Thing 9 and 10 of 23: beyond Flickr? Connecting images to text

As an aesthetic experience Flickr, which we’ve been asked to play with for Things 9 and 10 of 23 Things, is wonderful. There’s a staggering variety of images, and I even managed to find one that connects together the librarian, the Magistra, and the Mater, a picture from the Staffordshire Hoard:

Staffordshire hoard sword hilt
(Credit – Portable Antiquities Scheme)

For those into tags this was tagged as “gold, early medieval, Staffordshire hoard, saxon, sword, garnet, hilt, inlay”, a set of keywords which makes it relatively easy to find a specific photo among the 600+ of the Staffordshire Hoard they’ve put on Flickr. The Mater bit, meanwhile, comes from the fact that this image (currently being used as my home computer’s wallpaper) has received the ultimate aesthetic accolade from my daughter: ‘It’s so beautiful!’ (Her vocabulary of art appreciation may still need a little more refinement, but the sentiment is clear).

As a resource for personal pleasure, Flickr is wonderful. If I have slight doubts about its professional use, it’s more because I’ve been contemplating a wider issue: are the pictures we use really adding to our words or are they simply decoration? I was thinking about this particularly earlier this week, because I spent a day among images of manuscripts at the London Palaeography Summer School. That reminded me how tightly connected image and text were in such works. At one point when discussing ruling patterns for manuscripts (a seemingly rather tedious aspect of laying out text), the lecturer showed a slide demonstrating how some manuscripts aligned the line of a building within an illumination with the edge of a column of text below, so that the reader’s eye would be drawn to the strong vertical edge.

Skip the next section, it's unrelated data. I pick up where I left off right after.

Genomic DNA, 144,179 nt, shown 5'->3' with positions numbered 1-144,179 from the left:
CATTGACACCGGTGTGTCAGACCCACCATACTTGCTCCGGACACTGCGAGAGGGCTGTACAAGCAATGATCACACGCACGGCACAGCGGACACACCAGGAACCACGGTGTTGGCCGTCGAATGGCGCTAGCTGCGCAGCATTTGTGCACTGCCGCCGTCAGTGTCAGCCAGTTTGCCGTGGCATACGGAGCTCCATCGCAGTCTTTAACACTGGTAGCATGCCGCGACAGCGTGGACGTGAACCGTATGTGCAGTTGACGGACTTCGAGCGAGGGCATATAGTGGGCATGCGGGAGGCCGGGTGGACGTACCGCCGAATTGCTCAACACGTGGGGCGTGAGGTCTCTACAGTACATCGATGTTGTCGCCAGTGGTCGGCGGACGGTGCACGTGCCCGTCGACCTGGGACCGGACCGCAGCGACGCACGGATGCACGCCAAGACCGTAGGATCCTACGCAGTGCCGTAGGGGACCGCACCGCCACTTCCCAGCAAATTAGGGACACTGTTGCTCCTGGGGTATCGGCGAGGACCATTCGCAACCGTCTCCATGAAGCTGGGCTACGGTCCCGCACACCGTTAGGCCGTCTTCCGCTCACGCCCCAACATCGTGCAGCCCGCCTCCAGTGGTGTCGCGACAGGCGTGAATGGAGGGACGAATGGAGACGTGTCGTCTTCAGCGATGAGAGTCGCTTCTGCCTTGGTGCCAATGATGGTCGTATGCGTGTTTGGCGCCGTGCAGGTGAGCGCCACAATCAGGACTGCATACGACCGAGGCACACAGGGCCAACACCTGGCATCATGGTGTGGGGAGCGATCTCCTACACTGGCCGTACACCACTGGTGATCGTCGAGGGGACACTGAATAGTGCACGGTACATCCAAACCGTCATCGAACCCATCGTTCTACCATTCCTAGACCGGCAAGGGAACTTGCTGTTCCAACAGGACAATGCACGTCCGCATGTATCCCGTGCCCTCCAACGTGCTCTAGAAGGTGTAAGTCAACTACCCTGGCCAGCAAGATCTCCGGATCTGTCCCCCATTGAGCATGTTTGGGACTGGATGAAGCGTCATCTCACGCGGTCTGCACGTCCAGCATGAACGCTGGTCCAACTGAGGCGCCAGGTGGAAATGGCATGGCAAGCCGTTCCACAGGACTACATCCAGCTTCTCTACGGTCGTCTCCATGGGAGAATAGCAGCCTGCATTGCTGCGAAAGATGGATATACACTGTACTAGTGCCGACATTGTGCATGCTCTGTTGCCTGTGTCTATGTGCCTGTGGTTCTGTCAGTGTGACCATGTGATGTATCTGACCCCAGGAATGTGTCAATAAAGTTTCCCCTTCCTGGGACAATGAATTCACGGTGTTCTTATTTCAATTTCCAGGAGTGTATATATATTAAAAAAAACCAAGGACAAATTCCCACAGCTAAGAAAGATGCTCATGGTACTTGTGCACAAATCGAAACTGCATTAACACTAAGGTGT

Later that day I was leafing through a facsimile of the Stuttgart Psalter, looking for an image I might use on the cover of my book, if, of course, I can get the rights to it. (If you want to see some images, clink on “zur Werkansicht”). Again, the images and text are closely linked: each image responds to a specific verse or two of the psalm, sometimes picturing it more or less literally, sometimes interpreting it and bringing in new ideas (such as supposed New Testament parallels).

Even though I’m trying to choose an image that somehow ‘matches’ my book, by removing a single image form its context and reusing it, I’m already losing some of its original resonances. I wonder if Flickr and other photo sites only encourage this decorative, detached use of images, by making them so free-floating and easily reworkable. Do we need to think harder about finding (or creating) specific images that add extra meaning to our publicity? Are discussions of a particular library enhanced by generic scenes or pictures of books etc? Perhaps, in this era of widely-available digital cameras, we should take the opportunity to think about how we can use images not just as ‘wallpaper’ to brighten up a blog or leaflet, but in ways that add levels of meaning to our text. That doesn’t mean abandoning Flickr, but maybe it does mean thinking harder about what we actually want the images we use to achieve.


2 thoughts on “Thing 9 and 10 of 23: beyond Flickr? Connecting images to text

  1. The irony of the process you describe here is that whereas a picture speaks a thousand words (adjusted for inflation etc.), to respect the context as you seem to hanker for here means putting probably two hundred and fifty of those words back or else directing your clever choice of image only at the few people who know where it’s from in the first place…


  2. I’m an art historian and can confirm your suspicion that most pictures, as used by historians and language and lit folks are indeed illustrations rather than evidence or text. Its disheartening to see the lights dim for PowerPoint at most conferences.

    There’s nothing WRONG with a good illustration, but it is valuable to remember that the images and objects might well be able to do more for an argument than just look topical or pretty.


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